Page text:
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Taxes: Beyond sound bites


One of the more annoying yet inevitable aspects of political campaigns is how candidates take a complex subject and reduce discussion of it to an often misleading sound bite. I suppose that campaigning by slogan might have a place in a national election as the dominance of thirty second television commercials trumps the opportunity for a sophisticated airing of a given issue. In a local election campaign, however, there is no reason a full discussion of any issue cannot be presented.

One of those issues will be taxes, specifically the property tax, the principal means by which local government in Connecticut finances the services it provides. One overly simplistic statement being made is that property taxes on residential houses have increased more in Wallingford than surrounding communities and that, as a result, we are overtaxed.

Now there is no doubt that there are isolated cases where that might be true, and there are probably just as many cases that could be used to refute this assertion. That is not the point of this column. The point I would like to make is that a given tax bill is the result of many intertwined factors, and thus a town-by-town direct comparison is not necessarily valid unless all of them are taken into account. Here are just two of them: property value and mix of residential and commercial/industrial property.

Property value: it stands to reason that if your property value increases, so then will your tax bill. The Town of Wallingford has been faithful in carrying out revaluations on time, and the timing of those revaluations significantly affects any comparison with other communities. Additionally, in conversations that I have had with local real estate agents, they tell me that the home values that skyrocketed earlier in the previous decade everywhere have held up very well here in Wallingford through this five-year period of economic contraction, while they have significantly decreased elsewhere. We should be glad of that, but the downside is that this will be reflected in our taxes.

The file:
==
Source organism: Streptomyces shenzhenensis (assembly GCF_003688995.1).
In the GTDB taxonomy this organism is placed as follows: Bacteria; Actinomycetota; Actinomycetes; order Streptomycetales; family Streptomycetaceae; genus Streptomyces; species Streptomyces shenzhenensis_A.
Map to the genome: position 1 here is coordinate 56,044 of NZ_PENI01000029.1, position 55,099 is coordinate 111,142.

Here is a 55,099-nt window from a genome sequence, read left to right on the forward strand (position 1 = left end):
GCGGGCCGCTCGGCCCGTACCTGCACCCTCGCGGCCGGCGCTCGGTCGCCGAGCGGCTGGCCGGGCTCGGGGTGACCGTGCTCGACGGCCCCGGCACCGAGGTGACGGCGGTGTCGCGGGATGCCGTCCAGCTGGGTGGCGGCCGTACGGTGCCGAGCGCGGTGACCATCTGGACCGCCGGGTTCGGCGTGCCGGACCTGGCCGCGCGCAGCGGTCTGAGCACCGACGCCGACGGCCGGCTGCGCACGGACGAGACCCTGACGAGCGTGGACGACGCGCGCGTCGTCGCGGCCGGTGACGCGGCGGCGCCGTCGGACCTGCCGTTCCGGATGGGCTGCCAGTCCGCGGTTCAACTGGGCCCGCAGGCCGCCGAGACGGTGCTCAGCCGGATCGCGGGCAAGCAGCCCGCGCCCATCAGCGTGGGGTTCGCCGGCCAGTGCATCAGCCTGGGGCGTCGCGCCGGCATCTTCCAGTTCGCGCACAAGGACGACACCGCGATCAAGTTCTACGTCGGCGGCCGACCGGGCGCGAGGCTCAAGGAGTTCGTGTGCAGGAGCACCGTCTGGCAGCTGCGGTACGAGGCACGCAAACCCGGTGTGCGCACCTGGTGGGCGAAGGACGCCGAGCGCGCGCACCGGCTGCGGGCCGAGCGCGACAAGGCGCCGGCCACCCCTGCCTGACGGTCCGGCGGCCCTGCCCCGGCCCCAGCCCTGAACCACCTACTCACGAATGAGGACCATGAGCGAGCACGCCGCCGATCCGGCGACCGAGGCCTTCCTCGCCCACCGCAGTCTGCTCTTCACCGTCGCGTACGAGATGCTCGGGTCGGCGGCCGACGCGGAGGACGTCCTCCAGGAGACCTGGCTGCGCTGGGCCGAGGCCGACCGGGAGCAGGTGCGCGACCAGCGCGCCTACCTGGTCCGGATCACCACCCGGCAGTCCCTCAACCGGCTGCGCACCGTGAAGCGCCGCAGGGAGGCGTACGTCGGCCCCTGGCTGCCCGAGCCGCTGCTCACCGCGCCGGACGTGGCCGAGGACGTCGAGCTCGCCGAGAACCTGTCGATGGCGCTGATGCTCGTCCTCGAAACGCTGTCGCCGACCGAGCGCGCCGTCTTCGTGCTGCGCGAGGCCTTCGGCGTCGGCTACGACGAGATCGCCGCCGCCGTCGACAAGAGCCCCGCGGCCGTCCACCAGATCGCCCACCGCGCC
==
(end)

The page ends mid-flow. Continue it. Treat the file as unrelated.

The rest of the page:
Mix of taxable property: Wallingford is blessed with a significant amount of both industrial and commercial property. Most of these enterprises pay enormous property taxes while requiring few services. This is especially true when you consider that 70 percent of the town budget is spent on educating our children, a service that these entities obviously do not require.

But this is a little bit of a two-edged sword when the subject of tax increases is explored. When a community goes through a revaluation process, residential property value is determined on the approximate resale value. Industrial and commercial properties are assessed at a value that includes a significant amount of depreciation, a factor not part of a residential valuation. Thus over time, as residential values increase relative to commercial and industrial properties, homeowners shoulder a larger and larger percentage of the total tax burden in the community.

The above are but two of the considerations. Other influences are bonded indebtedness, population, demographics, the number of school buildings and students, physical area of the community.

In other words, a careful and objective analysis of the issue of property taxes defies a simplistic, one-size-fits-all approach. It is a disservice to Wallingford voters to offer them otherwise.

Stephen Knight is a former Wallingford Town Councilor.



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